It was not so long ago that I was angry at them as well. Sadly, though, his anger makes him commit an infraction that is not so different from the transgression that incites his own righteous indignation. He lacerates his political adversaries for misusing a prominent Jewish theological trope, but in the process he unfortunately seems to disregard a well-known Rabbinic aphorism.
In an op ed in the New York Post, Neumann is rightfully upset at liberal Jewry’s cultural appropriation of the weighty religious concept of tikkun olam, repairing the world. He is disappointed that they “quietly lifted [the concept] out of context from a Jewish prayer … to mean social justice.”
Neumann’s claim is true. The term tikkun olam appears in the second paragraph of Aleinu, the thrice-daily coda to Jews’ prayers; and indeed, it is not referring to social justice at all. The idiom, as a matter fact, expresses a key Jewish theological trope, not a universalist sociological value.
Watching others repeatedly misappropriate an important foundational concept can be extremely frustrating. We have seen recently how the African-American, queer, and Native-American communities take umbrage at those who attempt to further their own agendas by borrowing those communities’ cultural tropes. The ultra-Orthodox community is no different. They too revere the uniqueness of their cultural idioms and the specificity of their religious precepts, believing that they are sacred and culturally contingent. Misappropriating them is, in their eyes, therefore a grave sin. They too feel cheated when others misuse their cherished heritage.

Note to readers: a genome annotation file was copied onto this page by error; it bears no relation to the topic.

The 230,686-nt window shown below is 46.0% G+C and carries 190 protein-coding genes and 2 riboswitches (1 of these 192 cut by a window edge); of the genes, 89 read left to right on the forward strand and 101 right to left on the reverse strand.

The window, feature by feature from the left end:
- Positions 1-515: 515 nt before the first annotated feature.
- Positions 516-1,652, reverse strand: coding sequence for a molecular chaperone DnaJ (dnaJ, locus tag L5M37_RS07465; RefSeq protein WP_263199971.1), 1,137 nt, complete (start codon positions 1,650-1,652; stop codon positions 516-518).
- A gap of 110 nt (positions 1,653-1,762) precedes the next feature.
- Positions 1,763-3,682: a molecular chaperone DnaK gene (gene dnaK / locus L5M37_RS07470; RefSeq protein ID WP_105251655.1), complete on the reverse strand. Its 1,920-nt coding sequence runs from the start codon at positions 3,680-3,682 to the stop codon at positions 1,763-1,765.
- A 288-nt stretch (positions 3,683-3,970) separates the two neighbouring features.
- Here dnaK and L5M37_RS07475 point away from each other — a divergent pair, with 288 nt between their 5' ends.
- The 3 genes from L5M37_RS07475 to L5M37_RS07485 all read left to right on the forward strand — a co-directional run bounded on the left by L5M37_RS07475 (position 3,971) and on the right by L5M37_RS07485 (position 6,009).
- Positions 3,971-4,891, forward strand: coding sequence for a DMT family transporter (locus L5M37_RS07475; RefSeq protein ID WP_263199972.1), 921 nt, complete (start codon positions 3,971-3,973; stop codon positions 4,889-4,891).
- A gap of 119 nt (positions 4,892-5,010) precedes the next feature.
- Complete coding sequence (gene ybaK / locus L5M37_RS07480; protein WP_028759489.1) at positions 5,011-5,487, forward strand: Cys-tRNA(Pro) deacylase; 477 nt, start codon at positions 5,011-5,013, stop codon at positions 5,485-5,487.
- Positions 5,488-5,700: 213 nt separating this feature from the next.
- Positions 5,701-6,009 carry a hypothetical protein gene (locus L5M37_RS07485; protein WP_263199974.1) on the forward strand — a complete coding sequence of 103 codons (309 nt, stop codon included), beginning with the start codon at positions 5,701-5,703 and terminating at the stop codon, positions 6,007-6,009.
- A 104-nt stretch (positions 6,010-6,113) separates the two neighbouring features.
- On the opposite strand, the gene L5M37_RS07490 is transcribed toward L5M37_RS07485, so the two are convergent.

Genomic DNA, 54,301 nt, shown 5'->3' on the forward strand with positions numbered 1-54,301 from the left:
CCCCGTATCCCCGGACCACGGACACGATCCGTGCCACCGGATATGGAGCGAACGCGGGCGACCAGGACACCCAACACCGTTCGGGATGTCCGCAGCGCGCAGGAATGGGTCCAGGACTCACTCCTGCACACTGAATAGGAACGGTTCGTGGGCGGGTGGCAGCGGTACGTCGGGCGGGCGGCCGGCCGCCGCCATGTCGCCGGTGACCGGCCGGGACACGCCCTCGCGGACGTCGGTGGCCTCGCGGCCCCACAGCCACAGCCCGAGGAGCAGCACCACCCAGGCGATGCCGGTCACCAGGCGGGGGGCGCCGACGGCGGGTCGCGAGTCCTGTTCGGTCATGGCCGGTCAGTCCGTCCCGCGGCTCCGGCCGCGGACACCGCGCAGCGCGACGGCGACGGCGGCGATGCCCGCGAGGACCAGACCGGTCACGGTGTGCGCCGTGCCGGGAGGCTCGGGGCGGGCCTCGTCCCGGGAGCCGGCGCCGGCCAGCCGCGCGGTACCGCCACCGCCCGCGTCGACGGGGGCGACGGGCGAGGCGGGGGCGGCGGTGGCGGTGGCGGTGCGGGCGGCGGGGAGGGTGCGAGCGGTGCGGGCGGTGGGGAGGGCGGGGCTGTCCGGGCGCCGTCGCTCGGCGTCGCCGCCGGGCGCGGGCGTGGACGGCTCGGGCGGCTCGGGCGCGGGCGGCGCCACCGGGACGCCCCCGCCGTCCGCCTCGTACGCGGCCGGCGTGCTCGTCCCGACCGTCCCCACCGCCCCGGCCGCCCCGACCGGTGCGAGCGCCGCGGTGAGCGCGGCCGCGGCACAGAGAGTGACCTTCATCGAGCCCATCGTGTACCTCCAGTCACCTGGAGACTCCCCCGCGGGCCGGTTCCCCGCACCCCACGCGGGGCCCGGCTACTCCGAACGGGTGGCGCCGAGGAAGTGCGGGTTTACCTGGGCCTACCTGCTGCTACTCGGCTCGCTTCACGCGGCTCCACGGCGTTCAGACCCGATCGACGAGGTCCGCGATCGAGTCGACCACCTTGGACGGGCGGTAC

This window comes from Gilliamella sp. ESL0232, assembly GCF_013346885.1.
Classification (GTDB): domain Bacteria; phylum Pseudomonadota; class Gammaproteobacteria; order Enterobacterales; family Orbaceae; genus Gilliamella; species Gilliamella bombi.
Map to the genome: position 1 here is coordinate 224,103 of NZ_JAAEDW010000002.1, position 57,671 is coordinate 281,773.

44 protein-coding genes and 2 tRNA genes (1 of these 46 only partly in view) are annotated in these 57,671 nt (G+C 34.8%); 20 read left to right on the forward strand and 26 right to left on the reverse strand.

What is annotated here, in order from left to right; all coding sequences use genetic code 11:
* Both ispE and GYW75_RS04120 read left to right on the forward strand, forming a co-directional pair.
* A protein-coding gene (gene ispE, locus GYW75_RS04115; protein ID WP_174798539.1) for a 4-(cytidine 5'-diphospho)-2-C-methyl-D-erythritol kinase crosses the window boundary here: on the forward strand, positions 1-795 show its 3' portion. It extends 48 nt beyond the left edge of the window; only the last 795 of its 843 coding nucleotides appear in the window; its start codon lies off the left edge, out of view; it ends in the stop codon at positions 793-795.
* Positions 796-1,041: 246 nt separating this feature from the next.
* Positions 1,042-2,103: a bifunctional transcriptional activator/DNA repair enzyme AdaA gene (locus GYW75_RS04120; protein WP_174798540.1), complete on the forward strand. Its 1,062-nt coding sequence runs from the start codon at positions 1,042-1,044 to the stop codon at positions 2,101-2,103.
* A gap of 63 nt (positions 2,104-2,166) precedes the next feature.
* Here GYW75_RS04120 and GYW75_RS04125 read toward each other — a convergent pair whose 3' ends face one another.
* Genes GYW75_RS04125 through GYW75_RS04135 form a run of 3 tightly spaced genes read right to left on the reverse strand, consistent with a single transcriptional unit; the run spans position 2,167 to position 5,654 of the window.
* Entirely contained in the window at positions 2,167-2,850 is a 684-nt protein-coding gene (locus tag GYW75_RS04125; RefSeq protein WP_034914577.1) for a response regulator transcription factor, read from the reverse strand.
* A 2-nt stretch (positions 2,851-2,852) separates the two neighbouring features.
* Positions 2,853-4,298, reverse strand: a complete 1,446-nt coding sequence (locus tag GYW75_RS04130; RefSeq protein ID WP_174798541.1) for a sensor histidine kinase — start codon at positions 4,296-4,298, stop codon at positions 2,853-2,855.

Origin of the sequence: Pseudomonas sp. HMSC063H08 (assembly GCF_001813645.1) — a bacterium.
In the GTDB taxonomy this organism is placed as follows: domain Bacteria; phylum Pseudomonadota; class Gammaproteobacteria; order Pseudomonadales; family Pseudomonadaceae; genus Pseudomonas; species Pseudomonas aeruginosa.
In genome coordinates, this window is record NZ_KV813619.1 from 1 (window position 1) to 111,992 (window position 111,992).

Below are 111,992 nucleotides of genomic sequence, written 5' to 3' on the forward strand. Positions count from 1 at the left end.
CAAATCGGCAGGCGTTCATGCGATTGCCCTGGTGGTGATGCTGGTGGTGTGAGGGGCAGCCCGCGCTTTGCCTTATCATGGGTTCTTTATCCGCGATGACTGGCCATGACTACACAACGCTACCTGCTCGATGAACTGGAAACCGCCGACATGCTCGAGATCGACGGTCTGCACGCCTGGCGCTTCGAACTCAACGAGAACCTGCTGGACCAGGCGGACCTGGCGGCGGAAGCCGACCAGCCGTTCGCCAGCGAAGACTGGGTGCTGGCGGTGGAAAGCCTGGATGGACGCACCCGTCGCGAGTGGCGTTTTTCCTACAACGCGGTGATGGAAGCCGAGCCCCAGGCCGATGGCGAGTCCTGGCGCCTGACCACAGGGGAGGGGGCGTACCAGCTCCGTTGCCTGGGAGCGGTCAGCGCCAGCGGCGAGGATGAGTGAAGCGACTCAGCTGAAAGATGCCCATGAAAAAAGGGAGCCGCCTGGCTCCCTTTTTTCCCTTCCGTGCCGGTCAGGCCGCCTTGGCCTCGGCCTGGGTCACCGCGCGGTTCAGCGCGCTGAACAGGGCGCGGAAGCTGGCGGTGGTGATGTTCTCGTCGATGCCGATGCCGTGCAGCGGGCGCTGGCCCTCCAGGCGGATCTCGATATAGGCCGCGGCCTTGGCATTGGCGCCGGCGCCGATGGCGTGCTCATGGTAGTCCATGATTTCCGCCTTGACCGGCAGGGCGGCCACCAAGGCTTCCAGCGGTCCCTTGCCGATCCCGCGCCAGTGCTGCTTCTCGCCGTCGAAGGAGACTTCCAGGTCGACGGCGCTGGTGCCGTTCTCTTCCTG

I know how such misuse upsets ultra-Orthodox sensibilities because I was once part of that community. I was born and raised in the ultra-Orthodox community. As a matter of fact, I vividly remember my reaction when, as a young and impressionable teenaganger, I learned about the way liberal Jewry was misrepresenting “OUR” foundational tropes. It was deeply upsetting.